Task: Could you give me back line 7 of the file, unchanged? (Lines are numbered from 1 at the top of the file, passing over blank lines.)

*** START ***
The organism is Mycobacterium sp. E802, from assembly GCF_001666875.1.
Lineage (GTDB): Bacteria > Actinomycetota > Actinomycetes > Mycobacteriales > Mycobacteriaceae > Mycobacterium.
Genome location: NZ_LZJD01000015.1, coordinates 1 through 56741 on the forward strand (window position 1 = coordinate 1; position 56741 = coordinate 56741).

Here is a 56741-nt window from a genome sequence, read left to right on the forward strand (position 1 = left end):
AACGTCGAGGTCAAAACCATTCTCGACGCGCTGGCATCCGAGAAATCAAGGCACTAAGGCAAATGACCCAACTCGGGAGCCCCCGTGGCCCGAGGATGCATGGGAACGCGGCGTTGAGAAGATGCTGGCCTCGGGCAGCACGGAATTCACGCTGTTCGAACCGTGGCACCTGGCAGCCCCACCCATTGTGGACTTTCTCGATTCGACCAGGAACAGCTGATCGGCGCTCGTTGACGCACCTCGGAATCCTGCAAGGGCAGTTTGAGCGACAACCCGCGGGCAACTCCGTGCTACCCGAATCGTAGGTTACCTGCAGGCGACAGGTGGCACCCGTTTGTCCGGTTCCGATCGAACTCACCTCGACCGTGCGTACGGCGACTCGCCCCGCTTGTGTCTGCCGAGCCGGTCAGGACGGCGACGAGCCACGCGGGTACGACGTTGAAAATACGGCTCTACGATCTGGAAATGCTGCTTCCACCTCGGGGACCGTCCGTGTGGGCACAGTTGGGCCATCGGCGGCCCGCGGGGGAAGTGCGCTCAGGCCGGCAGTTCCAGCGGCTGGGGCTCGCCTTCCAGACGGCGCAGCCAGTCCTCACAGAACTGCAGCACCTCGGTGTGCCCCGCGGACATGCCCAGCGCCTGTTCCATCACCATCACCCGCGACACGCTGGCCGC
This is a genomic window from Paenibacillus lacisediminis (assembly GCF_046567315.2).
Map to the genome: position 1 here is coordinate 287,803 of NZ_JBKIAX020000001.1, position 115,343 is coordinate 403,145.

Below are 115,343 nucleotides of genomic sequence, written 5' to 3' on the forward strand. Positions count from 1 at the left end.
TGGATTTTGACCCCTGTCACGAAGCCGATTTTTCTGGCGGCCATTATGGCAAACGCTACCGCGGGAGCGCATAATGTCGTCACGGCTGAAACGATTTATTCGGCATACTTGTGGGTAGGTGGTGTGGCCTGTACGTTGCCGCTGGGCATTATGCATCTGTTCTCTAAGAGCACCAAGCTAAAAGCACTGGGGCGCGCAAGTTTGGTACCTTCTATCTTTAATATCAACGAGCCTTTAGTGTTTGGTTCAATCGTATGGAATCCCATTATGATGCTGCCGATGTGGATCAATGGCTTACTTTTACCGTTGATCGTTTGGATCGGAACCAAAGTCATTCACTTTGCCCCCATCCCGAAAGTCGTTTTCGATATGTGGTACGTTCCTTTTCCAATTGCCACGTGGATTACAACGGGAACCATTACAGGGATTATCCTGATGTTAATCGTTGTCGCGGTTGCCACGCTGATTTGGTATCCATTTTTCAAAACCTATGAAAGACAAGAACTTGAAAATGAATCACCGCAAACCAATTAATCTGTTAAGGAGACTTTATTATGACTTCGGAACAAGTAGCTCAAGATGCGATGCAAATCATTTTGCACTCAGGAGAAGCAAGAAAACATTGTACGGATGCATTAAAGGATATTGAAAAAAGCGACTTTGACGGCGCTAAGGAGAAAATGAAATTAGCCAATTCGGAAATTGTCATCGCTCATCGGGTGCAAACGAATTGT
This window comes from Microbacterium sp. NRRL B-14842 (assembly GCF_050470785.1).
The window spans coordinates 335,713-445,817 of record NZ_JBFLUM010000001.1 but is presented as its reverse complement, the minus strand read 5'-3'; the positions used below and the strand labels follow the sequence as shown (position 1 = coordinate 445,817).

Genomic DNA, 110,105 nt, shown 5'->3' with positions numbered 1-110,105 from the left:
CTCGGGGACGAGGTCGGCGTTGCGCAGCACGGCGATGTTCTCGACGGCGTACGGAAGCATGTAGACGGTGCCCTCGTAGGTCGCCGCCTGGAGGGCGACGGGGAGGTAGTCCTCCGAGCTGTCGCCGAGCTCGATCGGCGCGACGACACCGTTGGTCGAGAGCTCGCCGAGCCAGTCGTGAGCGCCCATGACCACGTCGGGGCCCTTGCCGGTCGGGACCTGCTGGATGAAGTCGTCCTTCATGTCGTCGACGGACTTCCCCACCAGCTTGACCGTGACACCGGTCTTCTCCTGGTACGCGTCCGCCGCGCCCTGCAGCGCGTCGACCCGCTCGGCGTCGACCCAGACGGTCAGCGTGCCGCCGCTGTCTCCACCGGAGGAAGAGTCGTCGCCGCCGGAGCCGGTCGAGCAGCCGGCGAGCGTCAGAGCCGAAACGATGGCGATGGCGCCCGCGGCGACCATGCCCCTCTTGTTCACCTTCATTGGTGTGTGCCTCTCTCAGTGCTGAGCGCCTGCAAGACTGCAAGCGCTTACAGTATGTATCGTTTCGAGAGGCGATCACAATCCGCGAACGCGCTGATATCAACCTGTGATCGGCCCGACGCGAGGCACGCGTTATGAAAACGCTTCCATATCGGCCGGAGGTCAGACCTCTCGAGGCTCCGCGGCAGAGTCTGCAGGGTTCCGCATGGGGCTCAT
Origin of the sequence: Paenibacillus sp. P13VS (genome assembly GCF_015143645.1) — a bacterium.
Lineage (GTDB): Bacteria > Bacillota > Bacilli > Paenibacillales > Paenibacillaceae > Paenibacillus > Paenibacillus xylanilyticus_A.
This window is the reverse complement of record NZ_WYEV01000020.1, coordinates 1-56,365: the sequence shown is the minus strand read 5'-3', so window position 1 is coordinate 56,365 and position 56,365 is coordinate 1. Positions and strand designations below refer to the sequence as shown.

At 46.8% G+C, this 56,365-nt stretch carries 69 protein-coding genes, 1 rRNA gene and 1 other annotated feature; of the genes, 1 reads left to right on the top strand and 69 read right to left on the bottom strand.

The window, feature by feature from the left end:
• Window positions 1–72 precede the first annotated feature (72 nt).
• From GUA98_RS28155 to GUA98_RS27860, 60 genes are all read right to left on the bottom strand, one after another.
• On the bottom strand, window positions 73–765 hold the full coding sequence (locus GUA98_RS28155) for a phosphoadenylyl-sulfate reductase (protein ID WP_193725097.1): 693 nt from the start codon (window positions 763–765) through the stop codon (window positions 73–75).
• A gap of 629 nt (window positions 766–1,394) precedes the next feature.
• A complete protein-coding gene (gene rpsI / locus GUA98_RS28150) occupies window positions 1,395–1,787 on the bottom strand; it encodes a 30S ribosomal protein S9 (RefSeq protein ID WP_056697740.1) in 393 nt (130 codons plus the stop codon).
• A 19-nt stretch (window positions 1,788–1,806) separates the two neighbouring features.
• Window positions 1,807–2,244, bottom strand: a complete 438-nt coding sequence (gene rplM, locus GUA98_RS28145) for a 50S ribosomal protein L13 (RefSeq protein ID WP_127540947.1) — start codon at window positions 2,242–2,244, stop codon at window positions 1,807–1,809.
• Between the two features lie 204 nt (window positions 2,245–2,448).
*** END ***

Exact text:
Map to the genome: position 1 here is coordinate 287,803 of NZ_JBKIAX020000001.1, position 115,343 is coordinate 403,145.